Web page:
Showdown in Dixie Valley

A battle over a geothermal project pits a tiny toad against renewable energy. Can the planet’s heat be harnessed without risking extinction?

This article is part of a Bulletin special feature on the hazards and potential of geothermal energy. Read Jessica McKenzie's full report »

Energy Department estimates suggest enhanced geothermal systems could potentially heat the entire United States for at least 8,500 years. (National Renewable Energy Laboratory)
Energy Department estimates suggest enhanced geothermal systems could potentially heat the entire United States for at least 8,500 years. (National Renewable Energy Laboratory)

The geothermal moonshot

November 7, 2022

By Jessica McKenzie

This article is part of a Bulletin special feature on the hazards and potential of geothermal energy. Read Jessica McKenzie's full report »

From his home office in Carson City, Nevada, Paul Schwering monitors an old gold mine in the Black Hills of South Dakota, approximately 1,000 miles away and a mile underground. What was once the Homestake Gold Mine has been repurposed as a research station for enhanced geothermal systems, also known as engineered geothermal systems, a technology that could increase the United States’ geothermal power generating capacity 40-fold. Energy experts estimate that geothermal energy could contribute up to 10 percent of US electricity generation, but only if researchers can figure out how to make enhanced geothermal systems work on a large scale.

Enhanced geothermal systems have been called the “geothermal moonshot.”

“This is probably decades away,” James Faulds, the Nevada state geologist and director of Nevada Bureau of Mines and Geology, says.

(Department of Energy / Geothermal Technologies Office)
(Department of Energy / Geothermal Technologies Office)

The idea is simple, even if implementation is not: If the perfect conditions for geothermal energy production don’t exist, make them. While a natural geothermal system has high heat, water, and permeability—the three ingredients needed to make electricity from the Earth’s energy—an enhanced or engineered geothermal system will often just be very hot. Humans must intervene to add water and permeability. That starts with fracturing the rock, also known as “stimulating,” a process not unlike the oil and gas industry using hydraulic fracturing, or fracking, to extract oil and gas from shale rock.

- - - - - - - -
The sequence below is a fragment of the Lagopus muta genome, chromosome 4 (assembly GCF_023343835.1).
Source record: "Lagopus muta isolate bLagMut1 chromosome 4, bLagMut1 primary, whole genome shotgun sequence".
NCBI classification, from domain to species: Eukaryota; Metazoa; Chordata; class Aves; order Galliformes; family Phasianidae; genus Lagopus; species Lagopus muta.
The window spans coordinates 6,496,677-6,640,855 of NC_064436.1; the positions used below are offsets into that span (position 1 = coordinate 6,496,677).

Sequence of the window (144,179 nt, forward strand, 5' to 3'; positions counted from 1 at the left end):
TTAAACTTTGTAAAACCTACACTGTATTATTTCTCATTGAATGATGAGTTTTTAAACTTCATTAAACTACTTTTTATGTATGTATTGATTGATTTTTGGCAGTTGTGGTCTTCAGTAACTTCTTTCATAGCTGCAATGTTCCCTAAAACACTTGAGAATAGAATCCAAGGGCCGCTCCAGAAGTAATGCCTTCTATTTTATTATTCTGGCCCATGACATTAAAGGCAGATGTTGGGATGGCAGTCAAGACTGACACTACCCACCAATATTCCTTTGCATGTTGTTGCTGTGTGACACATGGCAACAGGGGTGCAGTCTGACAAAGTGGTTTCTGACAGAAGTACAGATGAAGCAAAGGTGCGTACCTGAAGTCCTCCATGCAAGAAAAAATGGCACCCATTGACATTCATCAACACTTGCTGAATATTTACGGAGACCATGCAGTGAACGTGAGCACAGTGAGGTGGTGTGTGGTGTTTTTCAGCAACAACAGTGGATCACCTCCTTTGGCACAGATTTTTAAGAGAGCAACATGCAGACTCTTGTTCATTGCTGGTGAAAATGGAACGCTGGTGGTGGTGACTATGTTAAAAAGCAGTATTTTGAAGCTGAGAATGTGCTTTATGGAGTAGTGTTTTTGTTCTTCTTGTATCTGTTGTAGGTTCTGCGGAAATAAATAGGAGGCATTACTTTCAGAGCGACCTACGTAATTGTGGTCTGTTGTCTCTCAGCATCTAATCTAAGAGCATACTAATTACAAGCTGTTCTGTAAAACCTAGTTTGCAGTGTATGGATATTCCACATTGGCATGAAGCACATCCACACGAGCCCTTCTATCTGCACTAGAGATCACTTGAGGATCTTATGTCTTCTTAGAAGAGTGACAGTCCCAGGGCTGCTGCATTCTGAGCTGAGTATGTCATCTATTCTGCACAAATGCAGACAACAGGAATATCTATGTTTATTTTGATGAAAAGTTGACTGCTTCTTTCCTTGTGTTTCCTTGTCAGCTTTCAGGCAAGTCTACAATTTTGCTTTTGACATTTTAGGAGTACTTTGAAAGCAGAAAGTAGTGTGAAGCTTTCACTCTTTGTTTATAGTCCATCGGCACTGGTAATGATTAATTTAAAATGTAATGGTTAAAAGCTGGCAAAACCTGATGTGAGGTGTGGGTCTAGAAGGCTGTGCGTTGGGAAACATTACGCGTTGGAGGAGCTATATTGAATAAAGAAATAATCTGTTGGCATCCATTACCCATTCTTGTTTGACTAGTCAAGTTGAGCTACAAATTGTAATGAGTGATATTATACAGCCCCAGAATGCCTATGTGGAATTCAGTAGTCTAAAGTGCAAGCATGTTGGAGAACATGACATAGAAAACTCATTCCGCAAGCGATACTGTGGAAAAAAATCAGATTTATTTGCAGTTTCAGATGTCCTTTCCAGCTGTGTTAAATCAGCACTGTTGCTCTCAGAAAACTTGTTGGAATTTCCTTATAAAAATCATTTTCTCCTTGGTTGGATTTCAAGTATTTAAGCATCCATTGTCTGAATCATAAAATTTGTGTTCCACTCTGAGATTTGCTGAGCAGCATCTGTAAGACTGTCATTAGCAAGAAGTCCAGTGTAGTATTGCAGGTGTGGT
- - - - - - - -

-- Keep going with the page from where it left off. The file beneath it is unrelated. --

That’s what Schwering is studying in South Dakota, at the Sanford Underground Research Facility, where researchers are using hydraulic fracturing to break apart crystalline rock deep underground. The researchers then inject water and observe what happens. They are hoping to prove that it is possible to artificially create an underground system where water can be injected from the surface, flow through the broken rock—becoming heated in the process—and subsequently be pumped out at temperatures hot enough to generate electricity, as at geothermal plants built on naturally occurring geothermal systems.

Paul Schwering in the field. (Sandia National Laboratories)

The process is not without risks, most notably the possibility of induced seismicity, or earthquakes. Hydraulic fracturing can sometimes increase seismic or microseismic activity. In 2017, an enhanced geothermal systems project in South Korea caused a 5.5 magnitude earthquake in Pohang, the largest-ever earthquake linked to an enhanced geothermal system. In that case, reinjected water activated a previously unknown fault line, triggering the earthquake. Dozens of people were injured and over 1,700 residents had to move into emergency housing.

If enhanced geothermal systems can be proven to be safe and cost-effective, the potential is huge, and not just in terms of electricity production. If used to support direct-use applications like district heating, the Energy Department estimates, enhanced geothermal systems could theoretically heat every US home and commercial building for at least 8,500 years.

 

Continue reading Jessica McKenzie's feature on the hazards and potential of geothermal energy: "Showdown in Dixie Valley."

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John O'Renick
19 days ago

Quaise Energy (Boston) and PLASMABITS (Slovakia) are developing plasma-based deep geological drilling rigs that melt/vaporize through rock much faster than mechanical drilling. Quaise thinks their tech can drill 12 miles/20 km deep in as little as 100 days, to rock at least 400° and perhaps as hot as 500 °C, for supercritical operation at maybe twice the efficiency of most “high-temperature” geothermal generation. Being able to drill almost anywhere and hit hot rock will mean being able to “re-fire” most coal-fired power plants with wells drilled right on-site. Deep drilling plus the enhancement tech described in this article will lower… Read more »